Have them read it over, spot any errors, and give you honest feedback while you take a break to make a snack, take a quick nap, or relax with a short show. Bonus if they work in your desired field.

 

Incorporate any feedback you got, and check everything one last time for mistakes, as well as compare your application to the job’s requirements—did you answer everything they asked?

 

…And find two one-hour slots this week to tailor your materials and apply to those other two jobs you set aside as “favorites.” Make sure it’s a day when you know you’ll be in a good place (a.k.a., after a not-so-busy work day).

 

You know what they say: Hiring managers stalk.

So, better to make sure your online presence is spotless before they search for your name on Monday morning. Make sure to write your summary, alter your headline so that your expertise is clear, fill in your experience, arrange your skills, and (if you have time) email a past co-worker or boss for a recommendation.

 

I saved the easiest task for last (you’re welcome).

To wind down your day (and supplement all the work you did), spend 10 minutes writing up and sending out emails to anyone—a friend in the same field, an old co-worker, a distant relative. Ask them for coffee, for advice, or even just to take a look at your resume and give feedback. The more help and support you surround yourself with, the easier your job search will ultimately be.

 

I get it, job searching on a Saturday is a huge bummer. But there’s never going to be a “fun” time to do it. And if you repeat this for a few weekends in a row, you’ll be lining up interviews in no time.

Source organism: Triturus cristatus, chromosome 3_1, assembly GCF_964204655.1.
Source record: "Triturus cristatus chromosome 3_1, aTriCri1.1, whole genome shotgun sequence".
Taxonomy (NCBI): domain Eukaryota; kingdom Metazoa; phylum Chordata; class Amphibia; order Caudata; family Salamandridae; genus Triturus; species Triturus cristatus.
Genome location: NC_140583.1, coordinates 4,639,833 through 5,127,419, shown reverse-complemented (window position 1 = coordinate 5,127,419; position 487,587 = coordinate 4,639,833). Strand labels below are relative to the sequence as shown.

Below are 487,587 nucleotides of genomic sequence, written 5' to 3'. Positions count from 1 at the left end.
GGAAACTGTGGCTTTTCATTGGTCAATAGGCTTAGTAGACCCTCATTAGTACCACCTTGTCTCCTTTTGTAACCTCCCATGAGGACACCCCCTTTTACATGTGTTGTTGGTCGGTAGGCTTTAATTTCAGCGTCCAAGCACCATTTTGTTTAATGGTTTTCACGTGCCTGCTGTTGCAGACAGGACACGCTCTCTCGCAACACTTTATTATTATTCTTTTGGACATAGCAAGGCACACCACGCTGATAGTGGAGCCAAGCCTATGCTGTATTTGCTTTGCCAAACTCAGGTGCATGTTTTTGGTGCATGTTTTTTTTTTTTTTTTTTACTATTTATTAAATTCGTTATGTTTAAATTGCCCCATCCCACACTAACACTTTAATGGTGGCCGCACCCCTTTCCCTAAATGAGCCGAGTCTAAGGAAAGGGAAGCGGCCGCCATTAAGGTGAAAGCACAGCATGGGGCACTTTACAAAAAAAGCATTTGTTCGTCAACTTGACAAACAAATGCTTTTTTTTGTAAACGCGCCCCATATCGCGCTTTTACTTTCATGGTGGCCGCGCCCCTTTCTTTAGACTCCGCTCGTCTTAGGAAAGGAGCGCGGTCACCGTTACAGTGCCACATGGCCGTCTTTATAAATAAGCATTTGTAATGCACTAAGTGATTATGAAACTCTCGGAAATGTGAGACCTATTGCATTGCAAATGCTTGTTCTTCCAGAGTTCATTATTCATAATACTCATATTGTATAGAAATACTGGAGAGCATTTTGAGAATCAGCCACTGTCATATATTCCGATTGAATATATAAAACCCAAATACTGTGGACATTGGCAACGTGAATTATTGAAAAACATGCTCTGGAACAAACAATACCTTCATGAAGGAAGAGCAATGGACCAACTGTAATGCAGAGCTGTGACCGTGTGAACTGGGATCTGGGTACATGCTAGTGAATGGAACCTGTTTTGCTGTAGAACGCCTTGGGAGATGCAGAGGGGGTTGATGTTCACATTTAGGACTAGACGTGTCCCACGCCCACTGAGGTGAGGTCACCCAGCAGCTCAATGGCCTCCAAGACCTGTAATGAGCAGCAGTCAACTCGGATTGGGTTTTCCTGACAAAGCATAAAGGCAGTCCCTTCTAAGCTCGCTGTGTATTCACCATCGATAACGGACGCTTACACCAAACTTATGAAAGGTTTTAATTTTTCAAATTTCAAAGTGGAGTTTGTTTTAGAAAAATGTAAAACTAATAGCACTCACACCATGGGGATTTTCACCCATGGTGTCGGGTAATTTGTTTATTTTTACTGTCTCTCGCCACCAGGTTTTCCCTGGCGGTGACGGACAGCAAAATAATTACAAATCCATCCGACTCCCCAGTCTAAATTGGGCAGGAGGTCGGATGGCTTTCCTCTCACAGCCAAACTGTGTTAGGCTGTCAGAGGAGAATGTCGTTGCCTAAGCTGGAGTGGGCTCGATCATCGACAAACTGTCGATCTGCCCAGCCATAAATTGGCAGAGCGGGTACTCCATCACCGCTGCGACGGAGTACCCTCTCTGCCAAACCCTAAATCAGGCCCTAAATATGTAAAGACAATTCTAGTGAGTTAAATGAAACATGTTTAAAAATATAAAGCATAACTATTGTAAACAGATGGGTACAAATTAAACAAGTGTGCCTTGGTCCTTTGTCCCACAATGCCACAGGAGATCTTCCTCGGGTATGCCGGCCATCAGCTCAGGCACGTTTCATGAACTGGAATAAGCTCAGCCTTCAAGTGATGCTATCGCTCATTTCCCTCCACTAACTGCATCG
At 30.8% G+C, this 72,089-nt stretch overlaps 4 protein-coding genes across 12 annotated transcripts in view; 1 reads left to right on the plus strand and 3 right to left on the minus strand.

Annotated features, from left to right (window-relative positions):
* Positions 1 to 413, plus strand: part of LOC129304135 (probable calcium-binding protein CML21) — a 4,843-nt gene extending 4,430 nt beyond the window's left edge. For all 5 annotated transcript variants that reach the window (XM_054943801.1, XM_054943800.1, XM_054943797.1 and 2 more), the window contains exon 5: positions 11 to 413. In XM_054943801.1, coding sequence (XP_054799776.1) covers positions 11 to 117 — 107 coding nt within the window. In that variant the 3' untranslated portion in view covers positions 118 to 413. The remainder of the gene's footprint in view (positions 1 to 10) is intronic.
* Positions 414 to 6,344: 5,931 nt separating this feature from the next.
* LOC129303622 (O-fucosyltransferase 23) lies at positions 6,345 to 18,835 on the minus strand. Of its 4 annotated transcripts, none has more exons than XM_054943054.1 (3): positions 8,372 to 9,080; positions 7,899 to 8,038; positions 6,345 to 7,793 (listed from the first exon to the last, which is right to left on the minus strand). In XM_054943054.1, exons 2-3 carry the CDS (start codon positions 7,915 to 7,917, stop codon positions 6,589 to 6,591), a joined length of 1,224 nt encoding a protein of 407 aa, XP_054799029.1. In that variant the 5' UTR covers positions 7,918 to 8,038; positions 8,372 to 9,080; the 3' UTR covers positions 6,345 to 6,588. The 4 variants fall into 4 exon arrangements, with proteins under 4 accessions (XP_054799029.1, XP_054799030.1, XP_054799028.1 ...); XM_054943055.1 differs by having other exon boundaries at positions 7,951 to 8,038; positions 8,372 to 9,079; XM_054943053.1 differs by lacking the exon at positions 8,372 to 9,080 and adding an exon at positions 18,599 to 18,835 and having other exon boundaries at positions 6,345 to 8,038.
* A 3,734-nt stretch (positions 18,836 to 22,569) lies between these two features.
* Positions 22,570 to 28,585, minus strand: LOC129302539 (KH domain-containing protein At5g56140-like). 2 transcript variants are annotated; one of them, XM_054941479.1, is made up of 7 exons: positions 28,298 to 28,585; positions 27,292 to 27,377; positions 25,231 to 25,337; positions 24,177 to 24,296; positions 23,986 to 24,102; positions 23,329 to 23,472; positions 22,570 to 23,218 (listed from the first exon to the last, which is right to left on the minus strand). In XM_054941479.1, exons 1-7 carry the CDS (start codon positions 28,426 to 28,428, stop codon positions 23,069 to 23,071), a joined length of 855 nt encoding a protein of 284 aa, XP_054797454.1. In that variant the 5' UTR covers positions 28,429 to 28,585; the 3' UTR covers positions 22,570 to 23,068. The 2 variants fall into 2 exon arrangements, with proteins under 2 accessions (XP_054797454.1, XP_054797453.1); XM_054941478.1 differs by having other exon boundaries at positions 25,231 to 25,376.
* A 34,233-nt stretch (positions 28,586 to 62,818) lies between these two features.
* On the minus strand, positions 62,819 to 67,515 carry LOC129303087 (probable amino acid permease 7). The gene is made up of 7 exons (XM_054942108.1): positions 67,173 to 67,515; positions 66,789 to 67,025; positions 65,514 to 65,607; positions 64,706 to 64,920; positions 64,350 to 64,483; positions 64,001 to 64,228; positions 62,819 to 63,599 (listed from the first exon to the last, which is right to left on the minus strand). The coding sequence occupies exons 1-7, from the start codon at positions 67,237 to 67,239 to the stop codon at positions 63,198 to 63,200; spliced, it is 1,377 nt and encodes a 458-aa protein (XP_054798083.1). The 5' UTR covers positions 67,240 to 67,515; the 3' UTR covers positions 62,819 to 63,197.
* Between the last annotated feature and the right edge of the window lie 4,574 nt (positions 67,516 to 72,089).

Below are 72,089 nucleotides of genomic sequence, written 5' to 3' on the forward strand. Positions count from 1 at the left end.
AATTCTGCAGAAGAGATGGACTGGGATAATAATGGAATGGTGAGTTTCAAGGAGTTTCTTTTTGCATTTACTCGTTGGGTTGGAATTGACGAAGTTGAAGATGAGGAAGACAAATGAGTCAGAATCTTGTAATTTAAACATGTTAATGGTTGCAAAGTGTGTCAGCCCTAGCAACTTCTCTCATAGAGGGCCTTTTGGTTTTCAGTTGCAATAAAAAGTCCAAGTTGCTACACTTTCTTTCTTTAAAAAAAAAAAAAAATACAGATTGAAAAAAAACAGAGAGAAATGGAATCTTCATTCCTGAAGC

Think about it this way: Start today and you could have a shiny new job by next month.

 

ARE YOU IN NEED OF TOP TALENT NOW? Don’t have the time to spend nor available bandwidth to look for your company’s perfect match? Does this leave you with projects undone, unable to launch new initiatives or deliver desired output, let alone to grow your profits? Is your hiring process stalled and limping along with unfilled requisitions? Discover the ease and satisfaction of partnering with experts whose ONLY mission is to accomplish laser-focused search and to acquire top-tier skill on your behalf, each and every day! Contact us at 415-234-0707  or email at connect@superiansources.com Find out what a customized service SAVES you in TIME, MONEY and RESOURCES!

ARE YOU TODAY’S TOP TALENT LOOKING FOR A NEW ROLE? Do you want assurance that you are represented by the best and have opportunities open to you within exceptional workplaces? Have you heard that being presented by a boutique search firm is the edge you need to get in the door and have your opportunity to shine? Contact us at 415-234-0707 or email at  connect@superiansources.com – http://www.SuperianSources.com

 

 

Refer a Friend:

Refer a friend to Superian Sources for employment opportunities.

Once they are hired through our service, you receive a $100 gift card.

Refer a business and receive a $200 gift card for the first hire.  Call or email Superian for details.

Unemployment will drop to lowest since 1969

171120131302-chart-unemployment-2017-780x439

America’s unemployment rate has plummeted from 10% during the Great Recession to 4.1% today. Goldman Sachs thinks it’s not done falling.

The unemployment rate is likely to tumble to 3.5% by the end of 2019, Goldman Sachs predicted in a report published late Friday.

The last time unemployment was 3.5% was December 1969, according to the Bureau of Labor Statistics.

“Such a scenario would take the U.S. labor market into territory almost never seen outside of a major wartime mobilization,” Goldman Sachs chief economist Jan Hatzius wrote.